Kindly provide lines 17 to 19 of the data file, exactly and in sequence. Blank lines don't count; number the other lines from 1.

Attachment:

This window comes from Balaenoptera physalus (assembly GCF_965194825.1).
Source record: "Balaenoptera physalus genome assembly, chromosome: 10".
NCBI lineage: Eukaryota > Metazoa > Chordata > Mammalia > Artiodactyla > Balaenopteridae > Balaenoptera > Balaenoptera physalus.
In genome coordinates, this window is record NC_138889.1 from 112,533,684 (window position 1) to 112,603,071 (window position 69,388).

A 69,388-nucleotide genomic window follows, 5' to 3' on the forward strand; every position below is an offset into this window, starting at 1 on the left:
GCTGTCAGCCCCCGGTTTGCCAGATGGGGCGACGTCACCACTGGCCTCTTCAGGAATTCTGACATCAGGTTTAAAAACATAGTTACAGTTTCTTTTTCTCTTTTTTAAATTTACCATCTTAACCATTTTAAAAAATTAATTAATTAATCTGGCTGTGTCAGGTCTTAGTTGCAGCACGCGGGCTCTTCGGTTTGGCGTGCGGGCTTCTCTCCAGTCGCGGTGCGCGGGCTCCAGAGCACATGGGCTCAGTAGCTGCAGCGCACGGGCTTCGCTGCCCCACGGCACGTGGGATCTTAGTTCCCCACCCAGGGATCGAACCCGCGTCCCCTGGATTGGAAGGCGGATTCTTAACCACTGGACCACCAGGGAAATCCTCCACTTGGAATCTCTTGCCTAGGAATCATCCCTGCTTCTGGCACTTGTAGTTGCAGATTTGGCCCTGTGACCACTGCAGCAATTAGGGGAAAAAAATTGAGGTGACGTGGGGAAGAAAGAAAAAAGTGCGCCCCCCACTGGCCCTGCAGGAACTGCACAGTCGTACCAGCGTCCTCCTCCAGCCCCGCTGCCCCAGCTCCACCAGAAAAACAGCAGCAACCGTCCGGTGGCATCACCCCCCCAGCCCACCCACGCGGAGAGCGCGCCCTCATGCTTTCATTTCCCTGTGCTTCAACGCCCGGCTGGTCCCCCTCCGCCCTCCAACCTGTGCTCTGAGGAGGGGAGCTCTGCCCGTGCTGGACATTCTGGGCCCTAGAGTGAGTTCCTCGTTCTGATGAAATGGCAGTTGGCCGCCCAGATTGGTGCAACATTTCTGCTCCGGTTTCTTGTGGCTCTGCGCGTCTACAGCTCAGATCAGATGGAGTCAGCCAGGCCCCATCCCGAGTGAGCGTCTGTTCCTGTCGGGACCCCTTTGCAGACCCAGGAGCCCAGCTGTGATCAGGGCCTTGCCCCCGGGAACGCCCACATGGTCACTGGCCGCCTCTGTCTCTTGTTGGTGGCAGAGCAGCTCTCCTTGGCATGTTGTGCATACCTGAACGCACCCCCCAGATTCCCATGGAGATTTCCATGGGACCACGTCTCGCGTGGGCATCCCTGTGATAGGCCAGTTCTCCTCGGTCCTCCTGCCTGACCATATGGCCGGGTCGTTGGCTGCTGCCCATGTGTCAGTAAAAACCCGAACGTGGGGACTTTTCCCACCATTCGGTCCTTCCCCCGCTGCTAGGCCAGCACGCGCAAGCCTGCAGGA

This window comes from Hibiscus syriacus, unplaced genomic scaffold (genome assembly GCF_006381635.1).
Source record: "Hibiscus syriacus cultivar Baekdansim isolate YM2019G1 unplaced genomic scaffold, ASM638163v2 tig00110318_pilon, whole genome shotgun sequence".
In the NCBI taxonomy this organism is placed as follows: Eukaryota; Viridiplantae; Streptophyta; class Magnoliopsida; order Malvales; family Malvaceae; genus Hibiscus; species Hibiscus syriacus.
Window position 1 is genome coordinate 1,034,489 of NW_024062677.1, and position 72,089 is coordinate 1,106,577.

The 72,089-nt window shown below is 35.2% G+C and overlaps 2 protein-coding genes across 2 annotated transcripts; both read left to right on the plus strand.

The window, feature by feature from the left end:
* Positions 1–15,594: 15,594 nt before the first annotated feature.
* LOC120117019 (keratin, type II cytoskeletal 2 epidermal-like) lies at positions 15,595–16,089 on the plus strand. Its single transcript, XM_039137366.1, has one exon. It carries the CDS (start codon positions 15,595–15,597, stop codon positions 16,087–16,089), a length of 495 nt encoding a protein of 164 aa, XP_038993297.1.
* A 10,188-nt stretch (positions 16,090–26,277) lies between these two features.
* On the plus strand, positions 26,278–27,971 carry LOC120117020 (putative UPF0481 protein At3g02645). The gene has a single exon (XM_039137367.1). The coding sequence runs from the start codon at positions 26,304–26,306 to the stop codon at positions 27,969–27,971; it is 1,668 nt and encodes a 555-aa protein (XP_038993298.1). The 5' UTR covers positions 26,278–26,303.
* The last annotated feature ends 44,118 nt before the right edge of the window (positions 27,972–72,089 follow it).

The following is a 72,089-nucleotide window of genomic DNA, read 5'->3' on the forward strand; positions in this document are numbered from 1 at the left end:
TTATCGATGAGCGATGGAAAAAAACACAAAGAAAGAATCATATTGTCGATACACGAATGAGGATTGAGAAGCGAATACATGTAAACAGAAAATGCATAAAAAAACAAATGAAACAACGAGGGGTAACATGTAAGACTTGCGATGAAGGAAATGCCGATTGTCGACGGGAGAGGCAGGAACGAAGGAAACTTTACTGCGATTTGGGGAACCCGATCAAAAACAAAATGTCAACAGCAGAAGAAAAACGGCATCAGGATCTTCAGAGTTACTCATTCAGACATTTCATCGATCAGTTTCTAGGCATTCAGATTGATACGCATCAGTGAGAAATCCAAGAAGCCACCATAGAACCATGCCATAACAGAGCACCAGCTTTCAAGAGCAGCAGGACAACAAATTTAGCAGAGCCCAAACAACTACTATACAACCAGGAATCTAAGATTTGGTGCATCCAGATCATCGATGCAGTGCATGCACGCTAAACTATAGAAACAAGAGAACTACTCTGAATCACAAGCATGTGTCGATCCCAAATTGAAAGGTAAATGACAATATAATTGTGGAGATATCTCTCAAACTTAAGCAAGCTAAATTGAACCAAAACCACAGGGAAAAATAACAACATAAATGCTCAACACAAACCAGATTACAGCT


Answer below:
* The last annotated feature ends 44,118 nt before the right edge of the window (positions 27,972–72,089 follow it).

The following is a 72,089-nucleotide window of genomic DNA, read 5'->3' on the forward strand; positions in this document are numbered from 1 at the left end:
TTATCGATGAGCGATGGAAAAAAACACAAAGAAAGAATCATATTGTCGATACACGAATGAGGATTGAGAAGCGAATACATGTAAACAGAAAATGCATAAAAAAACAAATGAAACAACGAGGGGTAACATGTAAGACTTGCGATGAAGGAAATGCCGATTGTCGACGGGAGAGGCAGGAACGAAGGAAACTTTACTGCGATTTGGGGAACCCGATCAAAAACAAAATGTCAACAGCAGAAGAAAAACGGCATCAGGATCTTCAGAGTTACTCATTCAGACATTTCATCGATCAGTTTCTAGGCATTCAGATTGATACGCATCAGTGAGAAATCCAAGAAGCCACCATAGAACCATGCCATAACAGAGCACCAGCTTTCAAGAGCAGCAGGACAACAAATTTAGCAGAGCCCAAACAACTACTATACAACCAGGAATCTAAGATTTGGTGCATCCAGATCATCGATGCAGTGCATGCACGCTAAACTATAGAAACAAGAGAACTACTCTGAATCACAAGCATGTGTCGATCCCAAATTGAAAGGTAAATGACAATATAATTGTGGAGATATCTCTCAAACTTAAGCAAGCTAAATTGAACCAAAACCACAGGGAAAAATAACAACATAAATGCTCAACACAAACCAGATTACAGCT